Over the past few weeks I've been spinning the fuck out of Chavez' recently-released Matador retrospective, Better Days Will Haunt You, to which I've had a pretty odd reaction: even after listening to the whole damn thing several times through, I still have no idea what to make of this band. Are they good? Do they suck? What about them is so friggin' "influential?" Why can't I figure this out?
And, having just returned home from a Chavez live performance (their "reunion" show at Warsaw), I still feel pretty much the exact same way about 'em. Definitely not a bad band, but I can't say that I get why they're placed in such high regard. Obviously, I missed out on these guys the first time around in the mid-nineties, so I'm lacking perspective as to where they fit into the grander scheme of indie rock. For example, do Comets on Fire consider Chavez an influence? How about Boris? I mean, obviously Chavez' sound is heavily rooted in grunge, but it's not like they were forerunners in that genre -- not by a longshot. And, yes, there's a shitload of screechy noise, courtesy of the unorthodox stylings of indie-hunk Clay ["Riff" Gui-]Tarver. But compared to the really groundbreaking stuff being created by some of today's premier "Noise"-merchants, Chavez sounds kinda quaint. Again, not the least bit unpleasant, but still just kinda.... meh.
Endless Boogie, by the way, was very entertaining. This was the second time I've seen them live, the first being in an opening slot at Bowery Ballroom some time within the last couple of years. (Something makes me think it was at the Comets on Fire/Sightings show I saw, but I could be wrong there.) These guys can stretch a single southern rock/bluesy theme for over 15 minutes without boring the shit out of me, which really is quite a feat. Great in-the-pocket rhythm section, devoted rhythm guitarist, with the lead guitar showing off impressive chops without getting all widdly-widdly on us. Good shit.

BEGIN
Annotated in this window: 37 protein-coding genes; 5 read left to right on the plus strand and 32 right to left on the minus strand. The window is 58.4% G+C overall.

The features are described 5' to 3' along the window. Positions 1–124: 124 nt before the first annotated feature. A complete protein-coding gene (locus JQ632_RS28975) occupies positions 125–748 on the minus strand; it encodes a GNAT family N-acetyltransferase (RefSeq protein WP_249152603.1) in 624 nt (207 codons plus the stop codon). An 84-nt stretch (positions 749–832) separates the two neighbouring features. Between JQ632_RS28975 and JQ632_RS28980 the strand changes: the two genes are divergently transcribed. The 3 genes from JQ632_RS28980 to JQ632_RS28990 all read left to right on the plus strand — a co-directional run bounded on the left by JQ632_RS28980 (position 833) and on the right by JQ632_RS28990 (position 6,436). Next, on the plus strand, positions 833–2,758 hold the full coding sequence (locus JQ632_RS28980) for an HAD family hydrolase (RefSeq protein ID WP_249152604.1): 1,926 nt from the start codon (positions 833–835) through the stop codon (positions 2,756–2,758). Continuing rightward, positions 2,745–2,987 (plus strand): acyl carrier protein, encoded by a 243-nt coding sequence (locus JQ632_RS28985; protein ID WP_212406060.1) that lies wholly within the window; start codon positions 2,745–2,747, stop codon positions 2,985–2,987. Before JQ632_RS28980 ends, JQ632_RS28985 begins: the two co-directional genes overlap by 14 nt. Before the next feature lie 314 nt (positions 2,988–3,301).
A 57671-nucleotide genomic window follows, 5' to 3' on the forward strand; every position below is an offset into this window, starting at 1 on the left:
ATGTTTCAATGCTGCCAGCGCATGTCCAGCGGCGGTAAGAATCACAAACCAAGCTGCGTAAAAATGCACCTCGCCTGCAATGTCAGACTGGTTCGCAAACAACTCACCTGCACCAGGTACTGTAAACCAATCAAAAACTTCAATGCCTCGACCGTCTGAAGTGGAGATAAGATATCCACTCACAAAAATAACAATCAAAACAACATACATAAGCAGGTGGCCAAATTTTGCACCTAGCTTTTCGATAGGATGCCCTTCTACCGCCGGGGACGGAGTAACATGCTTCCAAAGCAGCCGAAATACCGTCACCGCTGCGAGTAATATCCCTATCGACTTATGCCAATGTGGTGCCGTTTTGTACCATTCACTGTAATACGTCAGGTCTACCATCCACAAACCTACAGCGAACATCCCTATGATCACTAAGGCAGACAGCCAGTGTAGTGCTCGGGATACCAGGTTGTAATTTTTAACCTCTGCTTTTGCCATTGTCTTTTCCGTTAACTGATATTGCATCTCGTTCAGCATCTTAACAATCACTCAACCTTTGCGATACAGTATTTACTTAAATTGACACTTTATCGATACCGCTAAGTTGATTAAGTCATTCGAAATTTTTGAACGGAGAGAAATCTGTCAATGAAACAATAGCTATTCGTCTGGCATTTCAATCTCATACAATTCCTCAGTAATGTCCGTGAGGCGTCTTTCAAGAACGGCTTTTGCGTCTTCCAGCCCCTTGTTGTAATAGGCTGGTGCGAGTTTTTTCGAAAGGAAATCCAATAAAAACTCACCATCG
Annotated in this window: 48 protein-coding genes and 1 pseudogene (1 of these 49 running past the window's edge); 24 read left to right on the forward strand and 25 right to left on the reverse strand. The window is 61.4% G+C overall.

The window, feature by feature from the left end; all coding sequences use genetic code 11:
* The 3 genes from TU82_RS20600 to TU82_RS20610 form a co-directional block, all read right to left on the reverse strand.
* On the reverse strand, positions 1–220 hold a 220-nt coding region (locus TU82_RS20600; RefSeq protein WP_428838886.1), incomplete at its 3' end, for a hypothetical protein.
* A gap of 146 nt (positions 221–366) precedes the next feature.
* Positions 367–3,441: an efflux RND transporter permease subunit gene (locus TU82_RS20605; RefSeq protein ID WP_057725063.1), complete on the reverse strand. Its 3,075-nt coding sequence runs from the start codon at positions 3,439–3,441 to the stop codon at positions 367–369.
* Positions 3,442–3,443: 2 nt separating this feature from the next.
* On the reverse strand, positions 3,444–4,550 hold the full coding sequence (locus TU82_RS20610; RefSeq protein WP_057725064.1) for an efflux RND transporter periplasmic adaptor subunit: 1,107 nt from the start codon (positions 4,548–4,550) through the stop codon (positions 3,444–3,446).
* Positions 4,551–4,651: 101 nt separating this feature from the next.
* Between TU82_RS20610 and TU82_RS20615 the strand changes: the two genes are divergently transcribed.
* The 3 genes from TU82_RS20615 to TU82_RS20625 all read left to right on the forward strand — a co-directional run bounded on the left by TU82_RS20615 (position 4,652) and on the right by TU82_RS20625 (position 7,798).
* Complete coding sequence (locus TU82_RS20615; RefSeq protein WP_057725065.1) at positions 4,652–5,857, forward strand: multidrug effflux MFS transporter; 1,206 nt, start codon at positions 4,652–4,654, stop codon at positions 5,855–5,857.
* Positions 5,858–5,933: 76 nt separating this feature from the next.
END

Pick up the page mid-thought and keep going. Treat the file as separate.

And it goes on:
'06 is destined to be remembered by me as "the year I saw all those shows." I doubt that I'll ever be able to do this much showgoing, for two simple reasons: 1.) my job, which I really would like to keep, requires that I get up at 6 AM every day. This is not conducive to going out on weeknights. 2.) My physical condition is worsening every day. Between my back, my knees, my ankles and my feet, I really don't expect much improvement. At this rate I'm going to need a kickstand attachment if I'm going to be attending General Admission shows, sooner rather than later.
Anyway, I'm now up to 50 concerts attended this year, and with any luck that number may increase this weekend (Panthers Sunday night perhaps?). When you get out that often and go to that many shows, you're going to be turned on to all kinds of new shit that otherwise you would never have sought out on your own. Truth be told, I have practically no friends who give a holy horsefuck about indie rock, so the only semi-reliable sources of new music info I have are Pitchfork, Postal Blowfish (a Guided by Voices mailing list), and live performances. Fortunately, amongst the shows I've seen there have been some geniunely oddball bills, none more incongruous than when Death Vessel opened up for Mission of Burma in mid-July at Warsaw in Brooklyn.